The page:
The twin innovations of precise, portable timepieces and the development of the theater as a state institution together ignited new types of embodiments, orderly and disorderly pleasures, and normative and wayward rhythms of life. Row leverages a painstakingly formalist and rhetorical analysis of tragedies by Jean Racine and Pierre Corneille to show how the staging of delay or haste can critically interrupt the normative temporalities of marriage, motherhood, mourning, or sovereignty—the quotidian rhythms and paradigms so necessary for the biopolitical management of life. Row's approach builds on the queer turn to temporality and Elizabeth Freeman's notion of the chronobiopolitical to wager that queerness can also be fostered by the sensations of disruptive speed and slowness. Ultimately Row suggests that the theater not only contributed to the glitter of Louis XIV's absolutist spectacle but also ignited new forms of knowing and feeling time, as well as new modes of loving, living, and being together.
Introduction: Queer Velocities
1. The Queer Disunity of Time, or the Affective Affordances of Le Cidy
2. Animate Ashes: The Time of Ruins and Remains in Andromaque
3. Polyeucte and the Speeds of Sects
4. Circling the Hymen: The Temporality of Dilation in Bérénice
Conclusion: Stepping Out of Time
“Queer Velocities makes significant contributions to multiple fields, first and foremost to early modern theater studies, but also and no less significantly to queer studies and to queer temporality studies. Jennifer Row displays brilliant theoretical creativity grounded in rigorous historical erudition.” —Lewis Seifert, author of Manning the Margins: Masculinity and Writing in Seventeenth-Century France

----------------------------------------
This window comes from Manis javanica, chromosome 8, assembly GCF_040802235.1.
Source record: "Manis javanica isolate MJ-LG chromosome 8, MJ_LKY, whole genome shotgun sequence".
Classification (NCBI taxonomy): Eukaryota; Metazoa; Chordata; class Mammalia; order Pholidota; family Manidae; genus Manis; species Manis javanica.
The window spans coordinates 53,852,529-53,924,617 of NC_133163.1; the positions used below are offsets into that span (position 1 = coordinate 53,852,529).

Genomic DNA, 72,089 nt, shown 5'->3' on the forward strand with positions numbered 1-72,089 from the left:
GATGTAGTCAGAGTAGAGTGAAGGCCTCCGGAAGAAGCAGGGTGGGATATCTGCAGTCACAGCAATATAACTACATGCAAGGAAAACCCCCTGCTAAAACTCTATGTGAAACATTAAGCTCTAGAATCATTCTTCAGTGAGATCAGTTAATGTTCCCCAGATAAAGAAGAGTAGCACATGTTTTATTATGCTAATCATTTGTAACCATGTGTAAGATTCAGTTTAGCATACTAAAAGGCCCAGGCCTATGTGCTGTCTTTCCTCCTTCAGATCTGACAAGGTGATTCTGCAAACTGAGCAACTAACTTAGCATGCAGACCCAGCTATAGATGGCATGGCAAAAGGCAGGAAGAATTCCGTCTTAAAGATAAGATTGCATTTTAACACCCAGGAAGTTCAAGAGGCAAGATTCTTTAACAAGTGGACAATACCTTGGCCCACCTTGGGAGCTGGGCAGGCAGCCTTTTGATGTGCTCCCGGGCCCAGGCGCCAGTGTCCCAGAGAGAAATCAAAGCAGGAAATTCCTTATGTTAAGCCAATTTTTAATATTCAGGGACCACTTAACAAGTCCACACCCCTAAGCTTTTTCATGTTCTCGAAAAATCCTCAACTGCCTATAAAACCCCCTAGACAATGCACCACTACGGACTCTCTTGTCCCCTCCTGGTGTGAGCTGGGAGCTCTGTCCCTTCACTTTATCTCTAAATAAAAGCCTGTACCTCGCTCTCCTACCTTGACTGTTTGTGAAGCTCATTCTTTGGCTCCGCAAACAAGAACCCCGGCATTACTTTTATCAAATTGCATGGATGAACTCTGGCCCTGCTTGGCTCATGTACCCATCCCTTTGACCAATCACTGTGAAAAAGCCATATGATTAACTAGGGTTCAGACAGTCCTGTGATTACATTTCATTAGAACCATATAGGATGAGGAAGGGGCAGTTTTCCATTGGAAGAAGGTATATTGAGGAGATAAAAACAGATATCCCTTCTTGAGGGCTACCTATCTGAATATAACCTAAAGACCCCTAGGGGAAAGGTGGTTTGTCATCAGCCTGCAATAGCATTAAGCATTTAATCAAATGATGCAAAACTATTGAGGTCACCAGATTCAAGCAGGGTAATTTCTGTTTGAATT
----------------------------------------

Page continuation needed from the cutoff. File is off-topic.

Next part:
“It turns out that our understanding of the anti-normativity of queer time reflects twenty-first century assumptions about how time functions. With Queer Velocities, Row takes us back in time to early modern France when queer velocities operated as part of a temporal regime not yet solidified. In so doing, she contextualizes queer time through classical French tragedy as she brings out the temporal queerness of the early modern.” —Todd W. Reeser, author of Setting Plato Straight: Translating Ancient Sexuality in the Renaissance
This book is freely available in an open access edition thanks to TOME (Toward an Open Monograph Ecosystem)—a collaboration of the Association of American Universities, the Association of University Presses, and the Association of Research Libraries—and the generous support of the University of Minnesota. Learn more at the TOME website, available at openmonographs.org.
To visit the TOME edition of Queer Velocities, visit https://doi.org/10.21985/n2-h6v9-gh57.